Figure 1 shows a plot of SpMet and Spo2 displayed by the Rad-57, as well as MetHb% values from the hospital laboratory CO-oximeter as functions of time. The Rad-57 SpMet values were in good agreement with contemporaneous values from the laboratory, even after the injection of methylene blue. The bias (mean error) was +1.0 and the precision (standard deviation of error) was 3.31.
Acquired methemoglobinemia can be a serious problem in perioperative patients, and the diagnosis has often been missed.1 Barker et al. showed in 1989 that the Spo2 values of conventional two-wavelength pulse oximeters are forced towards 85% in the presence of high MetHb levels.2 This is consistent with the behavior of the conventional pulse oximeter used at the beginning of the present case, which in fact displayed an Spo2 of 85% shortly after the induction of anesthesia. As shown again in this patient, conventional pulse oximetry can neither detect MetHb nor accurately determine Spo2 in its presence.
The Masimo Rad-57 pulse oximeter, introduced in 2005, uses 8 wavelengths of light to measure percentage levels of MetHb as well as carboxyhemoglobin. Barker et al. have shown that Rad-57 measures MetHb% levels with an uncertainty of about 0.5% within the range of 0%–12% in healthy volunteers.3 This case report has shown that the Rad-57 also functions well at much higher MetHb levels (33%), and that it can quickly diagnose this life-threatening problem in the perioperative setting. Somewhat surprisingly, the Rad-57 SpMet values continued to agree with MetHb% values from the laboratory CO-oximeter after the injection of methylene blue, which dramatically changes the light absorbance characteristics of blood.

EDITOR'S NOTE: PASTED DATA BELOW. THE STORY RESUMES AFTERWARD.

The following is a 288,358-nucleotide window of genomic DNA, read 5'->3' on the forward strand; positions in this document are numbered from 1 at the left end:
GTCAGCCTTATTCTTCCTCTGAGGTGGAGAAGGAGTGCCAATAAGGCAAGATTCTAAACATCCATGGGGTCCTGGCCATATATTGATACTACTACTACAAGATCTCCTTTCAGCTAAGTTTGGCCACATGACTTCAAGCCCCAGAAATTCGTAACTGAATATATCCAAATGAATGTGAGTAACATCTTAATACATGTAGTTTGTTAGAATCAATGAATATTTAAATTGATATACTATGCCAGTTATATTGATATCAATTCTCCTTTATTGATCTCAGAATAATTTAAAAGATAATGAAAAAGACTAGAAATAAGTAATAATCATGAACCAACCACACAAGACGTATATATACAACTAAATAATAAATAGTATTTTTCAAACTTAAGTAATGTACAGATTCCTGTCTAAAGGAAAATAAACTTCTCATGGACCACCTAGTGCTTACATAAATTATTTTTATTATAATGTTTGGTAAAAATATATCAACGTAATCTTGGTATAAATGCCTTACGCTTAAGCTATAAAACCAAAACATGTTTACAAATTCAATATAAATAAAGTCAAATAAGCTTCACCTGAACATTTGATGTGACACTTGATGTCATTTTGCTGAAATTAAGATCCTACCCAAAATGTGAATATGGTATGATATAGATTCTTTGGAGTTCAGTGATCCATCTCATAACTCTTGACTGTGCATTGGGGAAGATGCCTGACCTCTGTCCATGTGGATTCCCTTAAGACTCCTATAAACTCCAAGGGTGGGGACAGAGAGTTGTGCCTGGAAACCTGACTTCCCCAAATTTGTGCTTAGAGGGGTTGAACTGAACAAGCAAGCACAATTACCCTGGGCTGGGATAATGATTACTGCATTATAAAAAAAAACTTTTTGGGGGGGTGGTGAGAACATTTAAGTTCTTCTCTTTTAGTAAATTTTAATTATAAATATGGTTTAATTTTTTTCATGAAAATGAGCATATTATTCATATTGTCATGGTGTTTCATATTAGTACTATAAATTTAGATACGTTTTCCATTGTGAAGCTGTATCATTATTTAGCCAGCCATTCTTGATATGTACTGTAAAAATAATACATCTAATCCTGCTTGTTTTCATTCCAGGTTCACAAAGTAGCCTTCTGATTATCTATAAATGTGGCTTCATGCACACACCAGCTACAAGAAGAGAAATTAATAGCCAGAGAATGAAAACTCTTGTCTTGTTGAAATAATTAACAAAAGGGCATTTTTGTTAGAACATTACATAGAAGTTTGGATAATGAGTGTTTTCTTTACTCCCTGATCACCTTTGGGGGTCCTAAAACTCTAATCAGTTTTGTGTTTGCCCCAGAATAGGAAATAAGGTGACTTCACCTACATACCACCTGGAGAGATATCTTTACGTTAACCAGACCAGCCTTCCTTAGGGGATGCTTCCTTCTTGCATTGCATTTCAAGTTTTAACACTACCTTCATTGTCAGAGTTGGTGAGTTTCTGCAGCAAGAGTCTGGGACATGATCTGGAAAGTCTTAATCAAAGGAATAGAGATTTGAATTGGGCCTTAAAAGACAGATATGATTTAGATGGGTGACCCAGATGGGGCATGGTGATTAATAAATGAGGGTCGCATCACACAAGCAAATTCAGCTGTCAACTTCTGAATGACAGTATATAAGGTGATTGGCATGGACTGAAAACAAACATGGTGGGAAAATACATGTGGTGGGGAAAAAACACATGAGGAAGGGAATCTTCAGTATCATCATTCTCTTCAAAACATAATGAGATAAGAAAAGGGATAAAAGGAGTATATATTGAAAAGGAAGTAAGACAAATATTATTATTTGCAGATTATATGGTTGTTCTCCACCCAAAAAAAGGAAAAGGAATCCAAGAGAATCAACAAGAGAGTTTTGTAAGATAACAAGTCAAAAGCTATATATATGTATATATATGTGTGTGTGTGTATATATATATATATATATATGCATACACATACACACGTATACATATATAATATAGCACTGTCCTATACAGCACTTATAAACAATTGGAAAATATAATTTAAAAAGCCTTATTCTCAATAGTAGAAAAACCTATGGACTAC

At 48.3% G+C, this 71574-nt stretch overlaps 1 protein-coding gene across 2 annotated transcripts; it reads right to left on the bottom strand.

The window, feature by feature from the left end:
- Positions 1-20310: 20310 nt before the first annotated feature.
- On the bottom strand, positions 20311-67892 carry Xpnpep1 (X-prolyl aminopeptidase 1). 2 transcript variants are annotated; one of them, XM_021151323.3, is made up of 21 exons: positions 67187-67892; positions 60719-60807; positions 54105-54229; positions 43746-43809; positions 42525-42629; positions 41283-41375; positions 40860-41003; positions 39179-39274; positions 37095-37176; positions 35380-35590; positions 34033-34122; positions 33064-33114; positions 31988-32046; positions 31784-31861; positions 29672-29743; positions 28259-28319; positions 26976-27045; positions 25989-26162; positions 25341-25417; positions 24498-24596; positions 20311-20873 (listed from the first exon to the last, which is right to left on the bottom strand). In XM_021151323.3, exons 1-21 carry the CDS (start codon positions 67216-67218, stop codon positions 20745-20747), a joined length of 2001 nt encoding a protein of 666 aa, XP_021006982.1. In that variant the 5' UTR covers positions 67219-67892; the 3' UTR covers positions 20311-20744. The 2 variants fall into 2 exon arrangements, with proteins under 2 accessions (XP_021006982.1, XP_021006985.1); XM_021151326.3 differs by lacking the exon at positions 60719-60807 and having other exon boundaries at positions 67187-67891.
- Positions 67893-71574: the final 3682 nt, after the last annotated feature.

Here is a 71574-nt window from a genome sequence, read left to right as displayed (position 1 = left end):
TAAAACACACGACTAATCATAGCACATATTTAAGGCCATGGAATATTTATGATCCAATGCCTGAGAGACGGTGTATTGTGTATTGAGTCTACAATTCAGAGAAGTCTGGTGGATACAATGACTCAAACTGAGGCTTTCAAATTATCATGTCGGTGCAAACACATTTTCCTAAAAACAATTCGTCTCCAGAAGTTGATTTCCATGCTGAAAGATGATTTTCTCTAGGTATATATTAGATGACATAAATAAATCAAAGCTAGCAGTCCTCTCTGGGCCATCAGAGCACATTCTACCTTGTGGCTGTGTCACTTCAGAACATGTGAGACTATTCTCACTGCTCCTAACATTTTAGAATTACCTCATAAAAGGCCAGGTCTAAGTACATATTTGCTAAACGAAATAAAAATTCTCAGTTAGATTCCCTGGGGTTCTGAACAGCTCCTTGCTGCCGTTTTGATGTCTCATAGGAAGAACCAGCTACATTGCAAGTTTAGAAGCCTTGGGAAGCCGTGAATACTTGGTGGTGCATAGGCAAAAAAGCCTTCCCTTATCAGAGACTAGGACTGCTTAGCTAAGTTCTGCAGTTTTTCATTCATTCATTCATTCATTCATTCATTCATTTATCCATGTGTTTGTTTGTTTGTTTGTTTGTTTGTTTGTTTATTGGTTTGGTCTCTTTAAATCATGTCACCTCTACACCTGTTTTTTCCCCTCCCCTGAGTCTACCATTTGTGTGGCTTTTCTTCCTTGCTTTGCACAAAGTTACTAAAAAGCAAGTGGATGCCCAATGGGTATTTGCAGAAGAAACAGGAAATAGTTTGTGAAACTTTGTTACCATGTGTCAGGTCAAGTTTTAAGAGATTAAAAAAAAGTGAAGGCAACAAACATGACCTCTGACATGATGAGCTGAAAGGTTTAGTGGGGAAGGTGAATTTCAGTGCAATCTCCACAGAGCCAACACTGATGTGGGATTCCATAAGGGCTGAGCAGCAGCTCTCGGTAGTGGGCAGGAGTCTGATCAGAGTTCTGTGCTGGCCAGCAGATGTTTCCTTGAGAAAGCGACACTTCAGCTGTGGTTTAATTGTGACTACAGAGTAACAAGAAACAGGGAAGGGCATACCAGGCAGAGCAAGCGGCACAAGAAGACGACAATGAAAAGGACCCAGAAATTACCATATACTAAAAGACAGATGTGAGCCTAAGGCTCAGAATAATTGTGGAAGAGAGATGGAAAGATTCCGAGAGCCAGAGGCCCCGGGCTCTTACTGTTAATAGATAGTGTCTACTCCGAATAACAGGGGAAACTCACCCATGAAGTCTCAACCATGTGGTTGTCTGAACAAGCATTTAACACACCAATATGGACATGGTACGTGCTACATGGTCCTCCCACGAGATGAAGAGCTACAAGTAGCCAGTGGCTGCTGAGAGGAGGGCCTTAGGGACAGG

The current version of the Rad-57 uses the conventional two-wavelength “red to infrared ratio” to determine its Spo2 values. The eight-wavelength algorithm is used only for the determination of SpMet and SpCO. Therefore, the Spo2 from Rad-57 is subject to the same dyshemoglobin errors as conventional pulse oximetry.2 This can be seen in Figure 1, which shows Rad-57 reading Spo2 values of 87% during the period of high MetHb levels.
Finally, this case reminds us again of the potential toxicity of benzocaine topical sprays, particularly when used in the oropharynx. If a patient inspires during oral spraying, the IV absorption from the trachea and lungs may be very rapid. In fact, intratracheal benzocaine spray was the method used to produce MetHb% levels of more than 60% in the Barker 1989 study.2 Despite numerous case reports of MeHb toxicity from benzocaine, physicians continue to use it for oropharyngeal topicalization.4–6 We make two recommendations when using topical benzocaine: (1) use extreme caution to avoid inspiration of the spray, limiting the dose as recommended by the manufacturer, and (2) monitor the patient for developing methemoglobinemia. The Masimo Rad-57, a new bedside tool for the continuous, noninvasive monitoring of MetHb levels, was valuable in the care of this patient.
1. Ash-Bernal R, Wise R, Wright SM. Acquired methemoglobinemia: a retrospective series of 138 cases at 2 teaching hospitals. Medicine 2004;83:265–73
2. Barker SJ, Tremper KK, Hyatt J. Effects of Methemoglobinemia on pulse oximetry and mixed venous oximetry. Anesthesiology 1989;70:112–17
3. Barker SJ, Curry J, Redford D, Morgan S. Measurement of carboxyhemoglobin and methemoglobin by pulse oximetry. Anesthesiology 2006;105:892–7
4. Anderson ST, Hajduczek J, Barker SJ. Benzocaine-induced methemoglobinemia in an adult: accuracy of pulse oximetry with methemoglobinemia. Anesth Analg 1988;67:1099–101
5. Seibert RW, Seibert JJ. Infantile methemoglobinemia induced by a topical anesthetic, Cetacaine. Laryngoscope 1984;94:816–7
6. Kellet PB, Copeland CS. Methemoglobinemia associated with benzocaine-containing lubricant. Anesthesiology 1983;59:463–4